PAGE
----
Strong supplier network: In the past century or so, Mexico has been supporting the development of the automotive manufacturing industry, has attracted hundreds of primary, secondary and tertiary suppliers. Therefore, Mexico gradually developed multiple automotive clusters, bringing economies of scale to more effectively support local manufacturers. In addition, Mexico has also emerged as a new resource for automotive manufacturing training institutions, further strengthening the support of the automotive industry.
And in the era of electric vehicles, Mexico's other major advantage is increasingly prominent. That is the rich lithium resources. Mexico is a large lithium reserves, ranking tenth in the world. Lithium is a key component of the electric vehicle battery, often referred to as the industry's "platinum". According to the US government's Inflation Reduction Act introduced last year, electric vehicles can only receive tax credit subsidies if they use raw materials sourced or processed from the US or countries with which the US has a free trade agreement (such as Mexico). For electric car manufacturers who want to get subsidies in the United States, Mexico may become one of the important procurement of lithium.
In addition to the above advantages, some other factors are also driving automakers in Mexico to improve the production of electric vehicles and components. For example, the new crown epidemic caused by supply chain challenges and geopolitics, making more and more manufacturers re-layout the supply chain, more inclined to close to the target market (such as the United States) to source parts and manufacturing vehicles.
Photo credit: Tesla
Thanks to various favorable conditions, Mexico is considered to become one of the centers of electric vehicle production. Alejo Czerwonko, chief investment officer for emerging markets in the Americas at UBS, and Gabriela Soni, chief investment officer for Mexico, said in a report, "Mexico is uniquely positioned to help consolidate its position in the auto manufacturing industry during the electric vehicle transition."
Czerwonko and Soni will Tesla in Mexico to build a factory as a "vote of confidence in Mexico's auto manufacturing industry, as well as its share of the global electric vehicle market with some hope.
Before Tesla announced the construction of the new plant, the Mexican auto parts industry group INA predicted that Mexico's electric vehicle production this year will soar from 78,000 units in 2022 to 142,000 units. With the new Tesla plant confirmed, Mexico hopes to increase domestic electric vehicle ownership.
Marcelo Ebrard, Mexico's leading contender for the next president and current foreign minister, said the government wants electric vehicles to account for half of Mexico's domestic new car sales by 2030, including all zero-emission vehicles. However, it's not that easy.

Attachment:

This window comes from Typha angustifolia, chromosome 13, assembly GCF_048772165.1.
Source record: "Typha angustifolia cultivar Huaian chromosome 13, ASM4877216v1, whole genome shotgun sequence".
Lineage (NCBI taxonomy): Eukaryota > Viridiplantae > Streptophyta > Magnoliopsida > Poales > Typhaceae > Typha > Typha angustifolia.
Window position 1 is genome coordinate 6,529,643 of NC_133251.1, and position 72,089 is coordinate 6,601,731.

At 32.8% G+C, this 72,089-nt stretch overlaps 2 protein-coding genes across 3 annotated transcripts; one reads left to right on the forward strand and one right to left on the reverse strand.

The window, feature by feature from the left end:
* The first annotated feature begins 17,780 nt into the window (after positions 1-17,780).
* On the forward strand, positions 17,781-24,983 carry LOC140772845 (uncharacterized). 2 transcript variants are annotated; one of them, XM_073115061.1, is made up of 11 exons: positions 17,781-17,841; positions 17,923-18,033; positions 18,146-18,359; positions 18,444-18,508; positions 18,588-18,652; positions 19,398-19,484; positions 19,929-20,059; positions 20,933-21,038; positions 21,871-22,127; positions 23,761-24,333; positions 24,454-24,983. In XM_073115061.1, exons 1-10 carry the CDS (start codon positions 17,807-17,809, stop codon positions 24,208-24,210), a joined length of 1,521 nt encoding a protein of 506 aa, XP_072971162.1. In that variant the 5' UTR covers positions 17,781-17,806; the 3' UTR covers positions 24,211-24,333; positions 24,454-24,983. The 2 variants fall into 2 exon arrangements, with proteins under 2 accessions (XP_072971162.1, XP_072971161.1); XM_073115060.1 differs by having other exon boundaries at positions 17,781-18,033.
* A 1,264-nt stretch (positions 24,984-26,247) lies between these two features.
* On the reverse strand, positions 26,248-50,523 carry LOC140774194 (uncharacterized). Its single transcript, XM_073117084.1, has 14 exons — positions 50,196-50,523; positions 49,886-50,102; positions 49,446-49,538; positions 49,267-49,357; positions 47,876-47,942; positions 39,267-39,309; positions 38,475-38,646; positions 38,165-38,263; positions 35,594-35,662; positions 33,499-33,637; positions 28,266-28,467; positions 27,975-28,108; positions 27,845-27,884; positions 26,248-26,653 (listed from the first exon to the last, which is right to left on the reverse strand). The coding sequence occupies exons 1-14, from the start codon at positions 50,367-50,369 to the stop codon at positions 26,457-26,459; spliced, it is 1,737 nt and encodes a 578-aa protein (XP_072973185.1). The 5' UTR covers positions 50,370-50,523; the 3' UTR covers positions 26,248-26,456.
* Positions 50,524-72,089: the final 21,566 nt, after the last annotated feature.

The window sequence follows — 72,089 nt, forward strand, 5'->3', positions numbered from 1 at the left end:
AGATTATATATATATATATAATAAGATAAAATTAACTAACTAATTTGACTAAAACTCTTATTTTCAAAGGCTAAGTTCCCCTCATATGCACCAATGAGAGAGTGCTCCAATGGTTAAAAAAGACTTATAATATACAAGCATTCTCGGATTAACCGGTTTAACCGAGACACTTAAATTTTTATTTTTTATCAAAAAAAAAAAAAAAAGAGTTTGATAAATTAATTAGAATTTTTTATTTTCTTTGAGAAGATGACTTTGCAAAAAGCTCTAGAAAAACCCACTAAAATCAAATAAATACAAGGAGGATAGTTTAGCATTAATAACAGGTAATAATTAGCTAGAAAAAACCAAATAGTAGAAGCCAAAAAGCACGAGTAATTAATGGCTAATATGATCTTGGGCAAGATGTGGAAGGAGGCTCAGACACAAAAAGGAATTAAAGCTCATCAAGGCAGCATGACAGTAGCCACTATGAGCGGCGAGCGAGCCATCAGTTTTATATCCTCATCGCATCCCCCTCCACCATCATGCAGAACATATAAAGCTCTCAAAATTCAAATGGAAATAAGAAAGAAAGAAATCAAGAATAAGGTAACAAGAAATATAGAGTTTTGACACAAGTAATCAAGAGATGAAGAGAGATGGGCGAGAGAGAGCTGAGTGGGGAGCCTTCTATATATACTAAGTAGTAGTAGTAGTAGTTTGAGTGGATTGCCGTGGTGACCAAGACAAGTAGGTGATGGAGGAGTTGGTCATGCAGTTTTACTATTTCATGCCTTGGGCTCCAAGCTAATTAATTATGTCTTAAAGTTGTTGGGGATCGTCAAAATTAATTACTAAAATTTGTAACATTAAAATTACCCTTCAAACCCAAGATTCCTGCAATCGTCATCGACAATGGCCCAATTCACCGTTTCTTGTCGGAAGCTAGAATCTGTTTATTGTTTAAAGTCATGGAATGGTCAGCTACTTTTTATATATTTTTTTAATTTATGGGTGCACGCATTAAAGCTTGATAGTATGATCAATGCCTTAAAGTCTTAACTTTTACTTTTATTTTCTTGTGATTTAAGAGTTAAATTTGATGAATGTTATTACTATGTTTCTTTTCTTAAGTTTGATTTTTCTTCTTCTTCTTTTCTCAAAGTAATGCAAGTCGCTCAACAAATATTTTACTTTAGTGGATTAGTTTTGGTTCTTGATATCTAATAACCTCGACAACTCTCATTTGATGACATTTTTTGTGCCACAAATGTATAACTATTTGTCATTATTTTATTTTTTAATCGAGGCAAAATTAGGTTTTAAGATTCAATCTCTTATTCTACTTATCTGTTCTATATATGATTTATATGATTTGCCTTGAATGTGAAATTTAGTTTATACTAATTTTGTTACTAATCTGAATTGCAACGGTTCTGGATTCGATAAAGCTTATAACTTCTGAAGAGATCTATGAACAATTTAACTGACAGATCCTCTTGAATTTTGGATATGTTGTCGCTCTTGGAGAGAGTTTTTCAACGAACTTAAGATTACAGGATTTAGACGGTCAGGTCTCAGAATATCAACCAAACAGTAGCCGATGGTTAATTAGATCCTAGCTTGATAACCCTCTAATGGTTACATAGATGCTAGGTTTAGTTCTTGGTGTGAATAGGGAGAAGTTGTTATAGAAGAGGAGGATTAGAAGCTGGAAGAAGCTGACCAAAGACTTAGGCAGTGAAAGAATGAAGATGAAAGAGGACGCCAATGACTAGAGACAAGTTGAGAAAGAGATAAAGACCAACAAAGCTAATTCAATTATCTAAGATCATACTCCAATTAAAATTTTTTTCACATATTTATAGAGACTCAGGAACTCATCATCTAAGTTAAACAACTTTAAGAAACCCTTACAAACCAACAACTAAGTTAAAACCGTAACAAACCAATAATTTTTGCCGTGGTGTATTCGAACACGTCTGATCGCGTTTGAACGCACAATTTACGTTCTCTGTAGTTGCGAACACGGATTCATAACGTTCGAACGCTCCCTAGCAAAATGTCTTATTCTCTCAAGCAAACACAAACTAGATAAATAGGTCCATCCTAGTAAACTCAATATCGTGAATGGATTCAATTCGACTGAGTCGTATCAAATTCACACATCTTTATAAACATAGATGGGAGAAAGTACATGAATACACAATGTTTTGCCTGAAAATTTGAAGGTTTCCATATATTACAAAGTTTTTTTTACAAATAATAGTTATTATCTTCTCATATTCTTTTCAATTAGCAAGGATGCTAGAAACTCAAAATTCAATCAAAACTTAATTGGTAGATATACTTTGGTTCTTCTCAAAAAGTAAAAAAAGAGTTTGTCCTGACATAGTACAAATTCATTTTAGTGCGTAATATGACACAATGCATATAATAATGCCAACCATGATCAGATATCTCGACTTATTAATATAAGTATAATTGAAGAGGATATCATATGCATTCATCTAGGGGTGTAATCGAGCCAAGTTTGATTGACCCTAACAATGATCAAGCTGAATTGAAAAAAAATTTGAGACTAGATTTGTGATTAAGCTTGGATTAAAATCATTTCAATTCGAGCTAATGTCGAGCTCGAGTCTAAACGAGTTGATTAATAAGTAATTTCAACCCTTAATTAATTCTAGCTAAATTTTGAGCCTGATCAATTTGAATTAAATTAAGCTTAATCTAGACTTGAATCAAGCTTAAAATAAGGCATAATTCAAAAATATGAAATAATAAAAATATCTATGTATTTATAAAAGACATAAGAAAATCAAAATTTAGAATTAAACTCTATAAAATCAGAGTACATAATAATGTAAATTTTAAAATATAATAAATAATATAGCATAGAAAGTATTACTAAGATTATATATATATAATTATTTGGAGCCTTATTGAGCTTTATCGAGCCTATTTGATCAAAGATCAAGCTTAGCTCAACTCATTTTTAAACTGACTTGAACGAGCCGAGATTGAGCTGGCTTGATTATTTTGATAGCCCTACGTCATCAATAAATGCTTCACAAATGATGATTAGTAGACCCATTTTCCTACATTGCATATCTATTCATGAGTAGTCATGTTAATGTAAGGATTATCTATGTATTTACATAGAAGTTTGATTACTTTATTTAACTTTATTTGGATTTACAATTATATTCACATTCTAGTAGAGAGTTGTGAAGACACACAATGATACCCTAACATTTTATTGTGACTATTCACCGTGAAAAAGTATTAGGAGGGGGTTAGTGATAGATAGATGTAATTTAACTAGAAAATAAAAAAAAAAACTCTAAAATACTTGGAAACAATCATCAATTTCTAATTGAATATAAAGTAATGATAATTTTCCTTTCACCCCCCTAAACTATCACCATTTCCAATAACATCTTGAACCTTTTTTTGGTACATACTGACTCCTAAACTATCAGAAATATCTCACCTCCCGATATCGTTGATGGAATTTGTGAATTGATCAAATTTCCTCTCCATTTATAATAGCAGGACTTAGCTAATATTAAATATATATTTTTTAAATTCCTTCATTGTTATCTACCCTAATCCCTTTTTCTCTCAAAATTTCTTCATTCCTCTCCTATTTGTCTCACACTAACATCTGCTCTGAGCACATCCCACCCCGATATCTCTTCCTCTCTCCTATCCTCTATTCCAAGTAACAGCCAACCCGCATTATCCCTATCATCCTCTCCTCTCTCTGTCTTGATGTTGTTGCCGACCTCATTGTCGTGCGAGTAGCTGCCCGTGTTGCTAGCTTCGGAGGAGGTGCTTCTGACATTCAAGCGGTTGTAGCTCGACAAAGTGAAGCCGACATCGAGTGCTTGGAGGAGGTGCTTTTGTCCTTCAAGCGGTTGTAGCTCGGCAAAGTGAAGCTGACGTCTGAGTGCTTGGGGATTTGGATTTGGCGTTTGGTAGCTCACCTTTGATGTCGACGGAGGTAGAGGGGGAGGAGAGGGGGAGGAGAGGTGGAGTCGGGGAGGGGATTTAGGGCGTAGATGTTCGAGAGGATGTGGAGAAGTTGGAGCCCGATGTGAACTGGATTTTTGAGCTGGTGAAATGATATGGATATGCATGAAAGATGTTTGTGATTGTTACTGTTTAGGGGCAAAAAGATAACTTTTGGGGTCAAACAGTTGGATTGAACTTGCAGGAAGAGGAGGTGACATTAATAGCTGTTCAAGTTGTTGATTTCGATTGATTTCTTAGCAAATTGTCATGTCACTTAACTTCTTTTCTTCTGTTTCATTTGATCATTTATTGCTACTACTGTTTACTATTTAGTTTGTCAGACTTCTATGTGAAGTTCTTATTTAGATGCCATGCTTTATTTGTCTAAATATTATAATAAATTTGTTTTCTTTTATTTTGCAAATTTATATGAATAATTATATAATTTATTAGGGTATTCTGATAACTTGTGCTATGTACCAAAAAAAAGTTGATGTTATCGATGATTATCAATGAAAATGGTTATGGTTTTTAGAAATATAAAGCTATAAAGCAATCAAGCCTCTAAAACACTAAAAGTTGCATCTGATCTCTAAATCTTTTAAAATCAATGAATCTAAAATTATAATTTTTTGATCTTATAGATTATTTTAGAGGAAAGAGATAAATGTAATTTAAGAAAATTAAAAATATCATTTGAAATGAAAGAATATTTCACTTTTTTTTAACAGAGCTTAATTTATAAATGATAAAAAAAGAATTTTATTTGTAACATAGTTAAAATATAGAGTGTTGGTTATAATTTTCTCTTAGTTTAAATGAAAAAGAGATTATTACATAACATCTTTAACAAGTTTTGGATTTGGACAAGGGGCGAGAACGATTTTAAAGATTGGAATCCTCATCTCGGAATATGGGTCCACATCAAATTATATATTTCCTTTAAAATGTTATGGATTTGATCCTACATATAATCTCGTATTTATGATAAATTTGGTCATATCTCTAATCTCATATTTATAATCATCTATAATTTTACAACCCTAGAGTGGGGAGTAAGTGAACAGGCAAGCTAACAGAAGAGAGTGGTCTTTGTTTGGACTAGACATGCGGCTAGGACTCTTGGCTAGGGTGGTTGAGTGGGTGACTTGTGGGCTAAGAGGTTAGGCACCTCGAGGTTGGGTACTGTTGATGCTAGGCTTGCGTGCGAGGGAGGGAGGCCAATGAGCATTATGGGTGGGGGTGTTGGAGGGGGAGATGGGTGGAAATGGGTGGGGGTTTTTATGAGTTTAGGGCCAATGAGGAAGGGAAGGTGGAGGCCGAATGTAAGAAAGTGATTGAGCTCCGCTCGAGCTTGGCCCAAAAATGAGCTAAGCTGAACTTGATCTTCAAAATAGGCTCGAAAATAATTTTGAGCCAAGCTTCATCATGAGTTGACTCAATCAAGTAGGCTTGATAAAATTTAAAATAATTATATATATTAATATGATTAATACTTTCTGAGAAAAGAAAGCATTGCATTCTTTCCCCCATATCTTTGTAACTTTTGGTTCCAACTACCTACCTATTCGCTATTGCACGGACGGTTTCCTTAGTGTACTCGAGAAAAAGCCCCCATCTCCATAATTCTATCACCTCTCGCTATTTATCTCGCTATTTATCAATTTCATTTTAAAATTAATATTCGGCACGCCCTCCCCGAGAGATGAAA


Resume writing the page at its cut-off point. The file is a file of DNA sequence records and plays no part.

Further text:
Data from the Mexican Automobile Industry Association (AMIA) show that electric cars accounted for only 0.5 percent of domestic car sales in Mexico last year, far less than the U.S. share of 5.8 percent. If you add hybrid vehicles, the share is 4.7%. On the current sales situation, Mexico wants to achieve the 2030 electric car sales is very unrealistic. Mexico's local electric car manufacturer Zacua CEO Nazareth Black said, "I have reservations about meeting the authorities' expectations in 2030." The head of General Motors Mexico, on the other hand, said that a 15 percent share would be more realistic.
Mexico needs to address a number of issues before electric vehicles become widespread.
From the consumer side, currently for most Mexicans, zero-emission vehicles are still too expensive. For example, Tesla's cheapest model costs about $55,000, plus the cost of charging posts; cheap models like the Nissan Leaf cost more than $50,000, and even the two-seat Zacua car costs about 600,000 pesos ($31,767). However, according to official data, the average monthly salary of Mexican workers is only 366 U.S. dollars. Moreover, the Mexican government lacks subsidies for electric car consumers to boost sales.
Second, Mexico lacks sufficient charging stations, so driving an electric car in most parts of Mexico is also very impractical. According to AMIA data, Mexico has about 1,100 charging stations across the country, most of which are located in major cities such as the capital. By comparison, the U.S. state of New York alone has 9,000 charging stations. Tesla's Supercharger stations are everywhere in densely populated areas of the United States, but very few in Mexico, and many states do not even have them.
For the production side, the lack of a stable energy infrastructure in Mexico is a bigger problem. Electric vehicle production facilities are energy-intensive industries, and the production of electric vehicles is even more so.
Under the current President Lopez (Andres Manuel Lopez Obrador), Mexico is again focused on fossil fuel production and often neglects investment in renewable energy. The country's government is known to prioritize the sale of electricity generated by state-owned enterprises, which mostly use oil and natural gas and are more expensive than many private energy companies.
Due to Mexico's dependence on fossil fuels and frequent power outages, energy availability is a matter of utmost concern to businesses. If energy costs rise and supply becomes uncertain, manufacturers say it is possible that Mexico will no longer be a competitive place to produce. For example, GM Motors said a few months after announcing the renovation of the plant in 2021 that it would not continue to invest if Mexico's laws do not encourage clean energy.
Mexico is already aware of the problem, and Ebrard said last month that the country will build five large solar power plants to produce 50GW of energy to support multiple electric vehicle manufacturing centers. However, some industry sources point out that there is still a great deal of uncertainty about the financing of such an ambitious plan, as well as the efficiency and operational management capabilities of the state-owned power company to deploy such a large investment.